May 8, 2008
• Focus is on underpinnings of Southeast's Stroke Belt
• In-home assessments key to representative study mix
BIRMINGHAM, Ala. - The nation's largest study aimed at exploring regional and racial differences in stroke illness and stroke death has earned a $20.8 million grant renewal.
The funding renewal puts the Reasons for Geographic and Racial Differences in Stroke (REGARDS) study, which has enrolled more than 30,200 U.S. study participants, in a position to inspire and generate data for groundbreaking research on understanding stroke and improving prevention, screening and treatment, said researchers at the University of Alabama at Birmingham (UAB).
The National Institute for Neurological Disorders and Stroke has awarded UAB a $20.8 million renewal of its REGARDS study.
"REGARDS study leaders and volunteers deserve this honor and much more," said Max Michael, M.D. dean of the UAB School of Public Health, which houses the research and data-collection team for the study.
"Usually such studies involving careful follow-up of large numbers of people come from within the National Institutes of Health. UAB researchers have shown they have the forethought and expertise needed for such a historic project," Michael said.
FOCUS REMAINS ON STROKE BELT
The $20.8 million grant will focus primarily on determining the reason for higher stroke death rates in eight southeastern states known as the Stroke Belt - Alabama, Arkansas, Louisiana, Mississippi, North and South Carolina, Georgia and Tennessee - and explore why stroke death rates are higher among African-Americans than whites. Thousands of study participants live in those eight states, with 44 percent of participants living in other states.
Another focus of REGARDS will be to explore the genetic, environmental or lifestyle factors that impact personal stroke risks. REGARDS investigators also are examining stroke changes in cognitive abilities, public perception of stroke symptoms and what are the signs for undiagnosed ‘whispering' strokes.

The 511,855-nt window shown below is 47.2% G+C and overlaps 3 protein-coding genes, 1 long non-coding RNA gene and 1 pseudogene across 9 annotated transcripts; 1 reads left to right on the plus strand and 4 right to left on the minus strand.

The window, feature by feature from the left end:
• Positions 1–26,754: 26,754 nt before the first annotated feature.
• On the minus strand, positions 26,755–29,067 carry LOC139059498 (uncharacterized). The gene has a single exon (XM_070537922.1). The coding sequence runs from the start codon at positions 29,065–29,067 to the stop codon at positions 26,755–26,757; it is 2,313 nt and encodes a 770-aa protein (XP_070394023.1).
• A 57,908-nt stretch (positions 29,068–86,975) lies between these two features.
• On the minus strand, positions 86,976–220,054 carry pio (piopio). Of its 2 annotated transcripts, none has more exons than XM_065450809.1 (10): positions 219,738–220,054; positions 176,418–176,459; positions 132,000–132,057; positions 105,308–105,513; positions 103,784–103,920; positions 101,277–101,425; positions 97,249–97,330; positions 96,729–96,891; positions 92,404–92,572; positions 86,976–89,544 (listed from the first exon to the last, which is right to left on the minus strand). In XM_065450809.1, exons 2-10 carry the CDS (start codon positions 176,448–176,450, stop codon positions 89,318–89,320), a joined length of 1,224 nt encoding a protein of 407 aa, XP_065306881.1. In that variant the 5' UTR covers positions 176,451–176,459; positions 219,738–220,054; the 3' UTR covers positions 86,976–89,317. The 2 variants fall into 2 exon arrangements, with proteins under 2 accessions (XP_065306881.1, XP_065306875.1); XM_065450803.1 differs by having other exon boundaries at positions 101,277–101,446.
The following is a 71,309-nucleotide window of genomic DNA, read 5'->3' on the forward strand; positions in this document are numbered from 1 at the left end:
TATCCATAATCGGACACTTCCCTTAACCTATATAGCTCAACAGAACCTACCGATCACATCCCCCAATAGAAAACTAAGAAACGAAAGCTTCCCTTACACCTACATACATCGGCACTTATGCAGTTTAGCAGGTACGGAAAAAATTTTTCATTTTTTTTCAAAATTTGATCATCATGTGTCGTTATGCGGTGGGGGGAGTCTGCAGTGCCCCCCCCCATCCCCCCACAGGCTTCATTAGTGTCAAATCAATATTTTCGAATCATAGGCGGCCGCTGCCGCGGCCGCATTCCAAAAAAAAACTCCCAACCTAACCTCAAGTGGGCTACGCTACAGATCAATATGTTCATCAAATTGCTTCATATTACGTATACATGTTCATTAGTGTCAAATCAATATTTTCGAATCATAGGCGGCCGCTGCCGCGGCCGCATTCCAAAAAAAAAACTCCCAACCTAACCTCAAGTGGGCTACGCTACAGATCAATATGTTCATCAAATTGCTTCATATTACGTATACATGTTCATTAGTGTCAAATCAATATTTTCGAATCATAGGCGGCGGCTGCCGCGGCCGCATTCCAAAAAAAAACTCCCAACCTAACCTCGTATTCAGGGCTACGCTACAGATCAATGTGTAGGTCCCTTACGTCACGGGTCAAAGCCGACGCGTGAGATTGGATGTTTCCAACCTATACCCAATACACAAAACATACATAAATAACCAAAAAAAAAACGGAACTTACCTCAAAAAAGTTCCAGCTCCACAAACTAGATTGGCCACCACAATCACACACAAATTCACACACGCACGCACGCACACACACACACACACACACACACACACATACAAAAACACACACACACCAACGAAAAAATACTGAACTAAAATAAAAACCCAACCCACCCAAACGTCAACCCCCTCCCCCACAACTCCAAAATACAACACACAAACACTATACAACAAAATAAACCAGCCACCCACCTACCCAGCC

"One of the great strengths of this study, something that sets it apart, is that we go into the communities and into the homes of study participants to gather the measurements we need, from height and weight to blood pressure readings, prescription names and other details," said George Howard, Dr.P.H., professor of biostatistics in the School of Public Health and the study's principal investigator. "Other studies, like the Framingham Heart Study or the Cardiovascular Health Study, ask participants to go into the clinic."
The in-home aspect of the study allows REGARDS data to be more racially and regionally mixed. In-clinic studies often are limited to one town or one region, said Virginia Howard, Ph.D., another lead study investigator and an epidemiologist at UAB.
In-home visits to REGARDS volunteers are contracted out to a national examination company with thousands of workers. Also, direct mail and telephone calls are used to stay in close contact with the 30,228 study enrollees all aged 45 and older.
REGARDS already has spawned more than 80 accompanying research reports, including one finding that about half of all people who reported a stroke symptom had failed to see a doctor for those symptoms. Another REGARDS report showed that African-Americans were more likely than whites to recognize high blood pressure and get medical treatment, but African-Americans on average still had higher blood pressure.
The study is a research partnership that includes UAB's departments of Epidemiology, Biostatistics and Preventive Medicine, UAB's Center for Aging and the Center for the Study of Community Health, the University of Vermont in Burlington, the University of Arkansas for Medical Sciences in Little Rock, the University of Cincinnati, Indiana University in Indianapolis, the Alabama Neurological Institute in Birmingham, the Medical University of South Carolina in Charleston and Wake Forest University School of Medicine in Winston-Salem, N.C.